Tellingly, supporters of the patriarch chanted, “The people want regime reform,” at their February rally – a surprisingly watered-down version of the Arab Spring slogan: “The people want the regime to fall.” Lebanese daily L’Orient-Le Jour reported that the patriarch wants above all to avoid a constituent assembly that would lessen the weight of Christian political representation in the state – a move that Hezbollah chief Nasrallah has suggested he could support by establishing a three-way division between Sunnis, Shiites and Christians who would reflect the demography of Lebanon. This would uproot the principle of Islamic-Christian parity within the government enshrined in the Taif agreements which ended the civil war in Lebanon, in particular by reserving half of the parliamentary seats for Christians even if Muslims today represent a clear majority of the population.


Lebanese protesters who took to the streets in their thousands during the October 2019 uprising fought to overcome precisely these endless sectarian calculations by demanding that the entire ruling class withdraw. But the collapse of the economy and government has paved the way for traditional elites to reassert their role in the political vacuum and find constituencies keen to protect themselves. The growing confrontation between Bkerke and Hezbollah demonstrates that the political initiative is back with the ruling establishment, even as its authority is damaged and diminished.

This plays into what the late Lebanese historian Kamal Salibi has dubbed the “game of trust” that traditional leaders play in Lebanon – where each actor claims to support the implementation of reforms for a civil and non-denominational state, but practices it. political bigotry as long as its rivals within the elite do so. Lebanon’s Shiite religious leader, Sheikh Ahmad Kabalan, recently said that political confessionalism has failed, but until the country has a full civil status, every sect must be represented and protected within the system. His comments came shortly after the Shiite Islamic Supreme Council accused the Rai of unfairly targeting its supporters, just as the West is “attacking” Shiite groups across the region. Rai, however, has shown all signs of intensifying his campaign, most recently accusing Hezbollah of attempting to drag Lebanon into war with Israel and insinuating that his supporters are more loyal to Iran than to their homeland. .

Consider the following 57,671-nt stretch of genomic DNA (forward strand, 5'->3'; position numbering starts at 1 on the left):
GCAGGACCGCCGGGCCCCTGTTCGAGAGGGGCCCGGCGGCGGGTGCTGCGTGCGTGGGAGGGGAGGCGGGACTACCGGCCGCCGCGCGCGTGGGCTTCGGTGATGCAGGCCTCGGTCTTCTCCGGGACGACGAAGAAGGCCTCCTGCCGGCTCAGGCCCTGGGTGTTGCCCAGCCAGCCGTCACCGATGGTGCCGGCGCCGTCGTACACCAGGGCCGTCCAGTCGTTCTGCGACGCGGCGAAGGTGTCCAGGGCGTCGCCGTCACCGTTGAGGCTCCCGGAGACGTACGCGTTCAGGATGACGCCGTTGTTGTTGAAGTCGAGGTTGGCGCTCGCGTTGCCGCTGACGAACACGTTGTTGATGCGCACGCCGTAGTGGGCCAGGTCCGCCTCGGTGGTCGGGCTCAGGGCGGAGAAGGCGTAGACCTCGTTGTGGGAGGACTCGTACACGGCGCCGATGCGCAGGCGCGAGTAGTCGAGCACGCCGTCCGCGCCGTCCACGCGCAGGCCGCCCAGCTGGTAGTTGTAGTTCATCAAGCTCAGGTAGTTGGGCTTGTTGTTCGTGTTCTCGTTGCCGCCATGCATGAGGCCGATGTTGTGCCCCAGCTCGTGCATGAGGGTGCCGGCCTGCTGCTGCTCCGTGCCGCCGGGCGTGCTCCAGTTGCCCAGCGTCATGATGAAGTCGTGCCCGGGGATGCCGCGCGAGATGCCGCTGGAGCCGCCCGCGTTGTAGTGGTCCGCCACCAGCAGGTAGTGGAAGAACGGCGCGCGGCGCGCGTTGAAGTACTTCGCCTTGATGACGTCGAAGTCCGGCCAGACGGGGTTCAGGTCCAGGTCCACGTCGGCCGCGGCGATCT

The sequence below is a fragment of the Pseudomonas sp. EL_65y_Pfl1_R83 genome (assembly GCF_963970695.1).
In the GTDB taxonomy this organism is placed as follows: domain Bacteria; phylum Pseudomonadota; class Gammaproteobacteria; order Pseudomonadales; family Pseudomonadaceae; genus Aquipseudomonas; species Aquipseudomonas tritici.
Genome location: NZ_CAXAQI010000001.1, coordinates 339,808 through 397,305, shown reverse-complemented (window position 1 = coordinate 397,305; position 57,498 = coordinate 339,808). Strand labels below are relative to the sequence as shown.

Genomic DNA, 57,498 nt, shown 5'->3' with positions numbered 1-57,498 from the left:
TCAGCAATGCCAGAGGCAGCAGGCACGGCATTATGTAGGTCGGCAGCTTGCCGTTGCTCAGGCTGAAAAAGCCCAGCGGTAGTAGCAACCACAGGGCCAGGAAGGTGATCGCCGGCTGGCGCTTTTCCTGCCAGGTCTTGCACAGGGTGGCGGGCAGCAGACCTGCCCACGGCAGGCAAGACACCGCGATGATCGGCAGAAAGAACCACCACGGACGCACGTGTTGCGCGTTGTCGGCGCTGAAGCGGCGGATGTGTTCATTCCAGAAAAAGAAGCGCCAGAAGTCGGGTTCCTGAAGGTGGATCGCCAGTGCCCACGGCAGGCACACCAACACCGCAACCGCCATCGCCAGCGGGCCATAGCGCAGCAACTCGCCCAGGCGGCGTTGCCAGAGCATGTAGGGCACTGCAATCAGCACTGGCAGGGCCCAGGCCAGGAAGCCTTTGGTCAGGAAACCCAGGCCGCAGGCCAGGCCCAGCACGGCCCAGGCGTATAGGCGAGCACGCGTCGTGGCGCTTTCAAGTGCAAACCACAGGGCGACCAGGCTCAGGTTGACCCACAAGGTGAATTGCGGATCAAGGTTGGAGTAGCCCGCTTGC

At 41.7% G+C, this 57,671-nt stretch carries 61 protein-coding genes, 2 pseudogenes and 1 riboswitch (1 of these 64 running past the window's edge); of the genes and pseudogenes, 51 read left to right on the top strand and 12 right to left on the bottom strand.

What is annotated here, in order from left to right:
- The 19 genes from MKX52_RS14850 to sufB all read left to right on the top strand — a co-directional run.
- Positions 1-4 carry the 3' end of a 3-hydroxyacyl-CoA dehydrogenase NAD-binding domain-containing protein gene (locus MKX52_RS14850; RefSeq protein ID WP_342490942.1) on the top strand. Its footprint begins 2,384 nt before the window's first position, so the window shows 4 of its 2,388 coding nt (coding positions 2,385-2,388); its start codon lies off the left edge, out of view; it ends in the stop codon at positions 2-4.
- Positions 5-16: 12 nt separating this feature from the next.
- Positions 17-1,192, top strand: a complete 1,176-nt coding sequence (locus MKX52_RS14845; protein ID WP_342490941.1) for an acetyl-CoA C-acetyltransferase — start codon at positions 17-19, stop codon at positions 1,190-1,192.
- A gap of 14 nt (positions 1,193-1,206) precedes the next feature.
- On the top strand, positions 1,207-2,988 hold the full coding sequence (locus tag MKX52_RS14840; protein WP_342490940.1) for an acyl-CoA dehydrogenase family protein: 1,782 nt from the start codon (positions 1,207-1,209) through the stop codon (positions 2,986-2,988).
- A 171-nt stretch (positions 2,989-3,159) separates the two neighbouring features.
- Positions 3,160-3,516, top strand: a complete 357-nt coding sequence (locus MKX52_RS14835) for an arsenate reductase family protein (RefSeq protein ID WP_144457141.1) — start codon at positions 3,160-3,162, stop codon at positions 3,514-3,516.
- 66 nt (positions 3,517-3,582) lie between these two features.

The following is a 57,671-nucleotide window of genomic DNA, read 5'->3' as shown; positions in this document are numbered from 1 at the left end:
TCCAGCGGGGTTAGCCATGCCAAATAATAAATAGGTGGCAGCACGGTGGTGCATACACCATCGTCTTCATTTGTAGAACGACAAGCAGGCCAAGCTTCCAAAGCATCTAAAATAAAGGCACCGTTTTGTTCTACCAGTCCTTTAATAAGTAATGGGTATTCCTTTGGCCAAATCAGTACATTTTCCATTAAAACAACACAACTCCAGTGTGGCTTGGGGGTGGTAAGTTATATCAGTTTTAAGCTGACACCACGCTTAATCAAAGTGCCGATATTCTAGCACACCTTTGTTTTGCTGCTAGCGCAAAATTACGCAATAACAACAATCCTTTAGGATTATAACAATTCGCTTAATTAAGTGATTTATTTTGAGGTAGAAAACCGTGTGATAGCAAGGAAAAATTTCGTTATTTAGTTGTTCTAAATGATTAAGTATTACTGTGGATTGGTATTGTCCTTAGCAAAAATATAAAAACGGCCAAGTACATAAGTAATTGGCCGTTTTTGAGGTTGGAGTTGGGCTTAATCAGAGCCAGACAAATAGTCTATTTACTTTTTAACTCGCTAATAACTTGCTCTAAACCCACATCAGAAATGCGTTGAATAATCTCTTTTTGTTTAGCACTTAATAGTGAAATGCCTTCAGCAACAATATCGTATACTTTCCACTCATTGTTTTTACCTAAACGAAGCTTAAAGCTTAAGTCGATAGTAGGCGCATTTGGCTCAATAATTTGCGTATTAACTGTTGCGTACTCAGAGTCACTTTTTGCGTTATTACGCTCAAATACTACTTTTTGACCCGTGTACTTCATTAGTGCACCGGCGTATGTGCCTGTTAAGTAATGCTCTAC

As always, the political situation in Lebanon remains hostage to a larger regional conflict between allies of the United States and the Iran-led camp. Rai’s calls for “neutrality” in this context are illusory as long as there is no meaningful detente between Iran, Saudi Arabia, the United States and Israel. The patriarch’s initiative seeks to restore a political balance in Lebanon on the basis of the Taif agreements which no longer exist since the assassination of Prime Minister Rafic Hariri in 2005 and the organization of Lebanese politics in pro and anti-camps. Hezbollah. The civil society movements behind the October 2019 uprising – which believe in replacing this broken sectarian system with a non-denominational state – aimed to overcome this same puzzle of alignment around Hezbollah.

The real meaning of the Rai initiative is historical. When the State of Lebanon was founded, it was, to paraphrase Salibi, a country without a nation; it was a state that was largely created at the behest of the Maronite Patriarch to realize the historic vision of the church from the earth. A century of shared history has largely rendered these doubts about Lebanon’s identity obsolete. Indeed, what surprises is not the persistence of sectarianism in Lebanon but the success of Lebanon in taking shape as a nation despite the archaic confessionalism practiced by the elites who control the country. The tragedy is that history has largely reversed Salibi’s maxim: Lebanon is a nation without a state.